4D13-2101-Kristy S. Holt v. Calchas, LLC

No. 4D13-2101
[January 28, 2015]
On Motion for Rehearing
Appeal from the Circuit Court for the Seventeenth Judicial Circuit,
Broward County; Joel T. Lazarus, Judge; L.T. Case No. 08-19406 CA.
Philippe Symonovicz of Law Offices of Philippe Symonovicz, Fort
Lauderdale, for appellant.
Pascale Achille and Brian S. Vidas of Panza, Maurer & Maynard, P.A.,
Fort Lauderdale, for appellee.
We grant the Appellant’s motion for rehearing, withdraw our opinion
dated November 5, 2014, and issue the following in its place:
Kristy S. Holt appeals the trial court’s order granting final judgment in
favor of Calchas, LLC (“the bank”). Holt argues that the trial court erred
by: (1) admitting into evidence a copy of the promissory note, mortgage,
and assignment of mortgage; (2) denying her motion to dismiss for the
bank’s failure to prove compliance with paragraph twenty-two of the
mortgage; and (3) admitting into evidence the payment history over her
hearsay objection. We find no merit in the first argument and affirm
without discussion, but agree with the second and third arguments and
reverse and remand with instructions to dismiss the case for failure to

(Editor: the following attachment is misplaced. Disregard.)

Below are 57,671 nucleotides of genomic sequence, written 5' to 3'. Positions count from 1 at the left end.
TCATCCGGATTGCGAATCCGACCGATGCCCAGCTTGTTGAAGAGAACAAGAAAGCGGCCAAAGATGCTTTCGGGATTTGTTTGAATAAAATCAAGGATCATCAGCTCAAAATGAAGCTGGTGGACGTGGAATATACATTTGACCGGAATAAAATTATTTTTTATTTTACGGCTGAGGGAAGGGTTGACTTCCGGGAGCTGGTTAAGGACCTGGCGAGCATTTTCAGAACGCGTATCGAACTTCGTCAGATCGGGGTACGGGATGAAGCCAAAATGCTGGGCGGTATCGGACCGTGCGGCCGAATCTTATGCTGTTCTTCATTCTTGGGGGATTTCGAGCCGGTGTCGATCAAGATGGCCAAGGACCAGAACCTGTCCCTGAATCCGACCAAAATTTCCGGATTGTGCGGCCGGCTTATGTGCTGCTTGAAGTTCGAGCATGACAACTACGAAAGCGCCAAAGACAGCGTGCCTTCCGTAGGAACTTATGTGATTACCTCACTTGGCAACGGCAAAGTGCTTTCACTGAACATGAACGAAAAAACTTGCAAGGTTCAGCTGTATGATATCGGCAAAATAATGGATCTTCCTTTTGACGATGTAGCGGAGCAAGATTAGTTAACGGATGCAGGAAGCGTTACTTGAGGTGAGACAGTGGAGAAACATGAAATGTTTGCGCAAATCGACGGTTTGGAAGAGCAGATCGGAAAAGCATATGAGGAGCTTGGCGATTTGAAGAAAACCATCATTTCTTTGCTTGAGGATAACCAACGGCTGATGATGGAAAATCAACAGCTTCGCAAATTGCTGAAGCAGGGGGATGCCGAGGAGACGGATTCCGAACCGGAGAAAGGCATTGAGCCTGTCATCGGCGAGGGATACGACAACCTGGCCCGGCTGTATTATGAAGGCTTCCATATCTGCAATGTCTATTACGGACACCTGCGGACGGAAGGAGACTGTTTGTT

prove a prima facie case at trial.
The Pertinent Trial Proceedings
Wells Fargo Bank, N.A., the original plaintiff, filed a mortgage
foreclosure complaint. Holt filed various amended affirmative defenses,
including the bank’s failure to give the contractually required notice of
default, opportunity to cure, and acceleration of the amount due. During
the litigation, there were two substitutions of party plaintiffs. The first
substituted Consumer Solutions 3, LLC for Wells Fargo, and the second
substituted the bank for Consumer Solutions. Eventually, a trial was
The trial proceeding was unusual. The transcript of the trial for the
record on appeal begins in the middle of the bank’s direct examination of
Holt. Apparently, the trial judge who began the trial recused herself
shortly after the trial began. On the same day, after a recess, a second
judge took over the trial and testimony resumed from where the trial
stopped when the first judge recused herself. Additionally, the attorney
for Holt, who represented her while the first judge was presiding, also left
the trial, and a new attorney began representing her. The transcript for
the portion of the trial conducted by the first judge was not provided on
During the portion of the trial before the second judge, the bank’s asset
manager testified, and the bank sought to enter Holt’s payment history
into evidence under the business records exception to the hearsay rule.
Holt objected to the admission of the payment history and proceeded to
voir dire the asset manager regarding his personal knowledge of the
The asset manager admitted that he worked for the bank, but was
testifying regarding how Consumer Solutions handled the loan before the
bank acquired it. He testified that he never worked for Consumer
Solutions and did not know who transmitted the records he was testifying
about and had never seen Consumer Solution’s policy manual. He further
testified: “And doing -- I believe that they -- the way I’ve done business in
the past I believe they do things correctly.” He testified substantially the
same with regard to his knowledge about how Wells Fargo previously